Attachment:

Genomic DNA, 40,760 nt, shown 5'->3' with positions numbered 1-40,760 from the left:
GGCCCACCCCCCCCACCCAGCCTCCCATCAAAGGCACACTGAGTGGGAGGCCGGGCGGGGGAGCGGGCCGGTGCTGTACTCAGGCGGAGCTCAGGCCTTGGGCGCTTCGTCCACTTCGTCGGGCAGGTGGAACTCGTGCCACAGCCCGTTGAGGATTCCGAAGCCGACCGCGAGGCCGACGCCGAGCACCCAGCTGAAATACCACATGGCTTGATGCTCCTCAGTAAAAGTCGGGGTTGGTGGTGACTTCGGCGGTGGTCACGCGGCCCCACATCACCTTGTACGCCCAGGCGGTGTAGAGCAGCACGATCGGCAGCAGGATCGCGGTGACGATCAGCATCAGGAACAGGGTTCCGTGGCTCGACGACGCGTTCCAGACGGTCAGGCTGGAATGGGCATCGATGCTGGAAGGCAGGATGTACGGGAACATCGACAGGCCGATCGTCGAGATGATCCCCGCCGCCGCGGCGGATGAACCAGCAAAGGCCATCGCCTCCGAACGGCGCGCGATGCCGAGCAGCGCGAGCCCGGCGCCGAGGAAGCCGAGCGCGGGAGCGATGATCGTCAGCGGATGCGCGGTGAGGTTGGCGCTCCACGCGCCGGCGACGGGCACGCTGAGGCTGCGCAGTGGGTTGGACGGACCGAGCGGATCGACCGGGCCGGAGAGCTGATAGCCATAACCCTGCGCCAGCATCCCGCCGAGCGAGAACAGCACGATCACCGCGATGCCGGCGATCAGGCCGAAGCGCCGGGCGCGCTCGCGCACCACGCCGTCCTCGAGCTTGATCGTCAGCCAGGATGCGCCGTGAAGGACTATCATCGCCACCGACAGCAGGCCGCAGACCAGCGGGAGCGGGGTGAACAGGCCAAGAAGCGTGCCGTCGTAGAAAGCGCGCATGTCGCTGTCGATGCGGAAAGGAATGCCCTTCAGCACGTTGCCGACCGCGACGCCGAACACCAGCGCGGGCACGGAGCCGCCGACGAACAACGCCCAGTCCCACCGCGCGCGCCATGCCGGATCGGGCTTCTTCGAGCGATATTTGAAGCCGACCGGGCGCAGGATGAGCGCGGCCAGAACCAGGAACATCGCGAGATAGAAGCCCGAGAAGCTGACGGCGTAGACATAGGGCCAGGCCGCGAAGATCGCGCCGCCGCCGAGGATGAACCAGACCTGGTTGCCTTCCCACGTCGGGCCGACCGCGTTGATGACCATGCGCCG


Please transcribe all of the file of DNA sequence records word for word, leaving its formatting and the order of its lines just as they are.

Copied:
Genomic DNA, 40,760 nt, shown 5'->3' with positions numbered 1-40,760 from the left:
GGCCCACCCCCCCCACCCAGCCTCCCATCAAAGGCACACTGAGTGGGAGGCCGGGCGGGGGAGCGGGCCGGTGCTGTACTCAGGCGGAGCTCAGGCCTTGGGCGCTTCGTCCACTTCGTCGGGCAGGTGGAACTCGTGCCACAGCCCGTTGAGGATTCCGAAGCCGACCGCGAGGCCGACGCCGAGCACCCAGCTGAAATACCACATGGCTTGATGCTCCTCAGTAAAAGTCGGGGTTGGTGGTGACTTCGGCGGTGGTCACGCGGCCCCACATCACCTTGTACGCCCAGGCGGTGTAGAGCAGCACGATCGGCAGCAGGATCGCGGTGACGATCAGCATCAGGAACAGGGTTCCGTGGCTCGACGACGCGTTCCAGACGGTCAGGCTGGAATGGGCATCGATGCTGGAAGGCAGGATGTACGGGAACATCGACAGGCCGATCGTCGAGATGATCCCCGCCGCCGCGGCGGATGAACCAGCAAAGGCCATCGCCTCCGAACGGCGCGCGATGCCGAGCAGCGCGAGCCCGGCGCCGAGGAAGCCGAGCGCGGGAGCGATGATCGTCAGCGGATGCGCGGTGAGGTTGGCGCTCCACGCGCCGGCGACGGGCACGCTGAGGCTGCGCAGTGGGTTGGACGGACCGAGCGGATCGACCGGGCCGGAGAGCTGATAGCCATAACCCTGCGCCAGCATCCCGCCGAGCGAGAACAGCACGATCACCGCGATGCCGGCGATCAGGCCGAAGCGCCGGGCGCGCTCGCGCACCACGCCGTCCTCGAGCTTGATCGTCAGCCAGGATGCGCCGTGAAGGACTATCATCGCCACCGACAGCAGGCCGCAGACCAGCGGGAGCGGGGTGAACAGGCCAAGAAGCGTGCCGTCGTAGAAAGCGCGCATGTCGCTGTCGATGCGGAAAGGAATGCCCTTCAGCACGTTGCCGACCGCGACGCCGAACACCAGCGCGGGCACGGAGCCGCCGACGAACAACGCCCAGTCCCACCGCGCGCGCCATGCCGGATCGGGCTTCTTCGAGCGATATTTGAAGCCGACCGGGCGCAGGATGAGCGCGGCCAGAACCAGGAACATCGCGAGATAGAAGCCCGAGAAGCTGACGGCGTAGACATAGGGCCAGGCCGCGAAGATCGCGCCGCCGCCGAGGATGAACCAGACCTGGTTGCCTTCCCACGTCGGGCCGACCGCGTTGATGACCATGCGCCG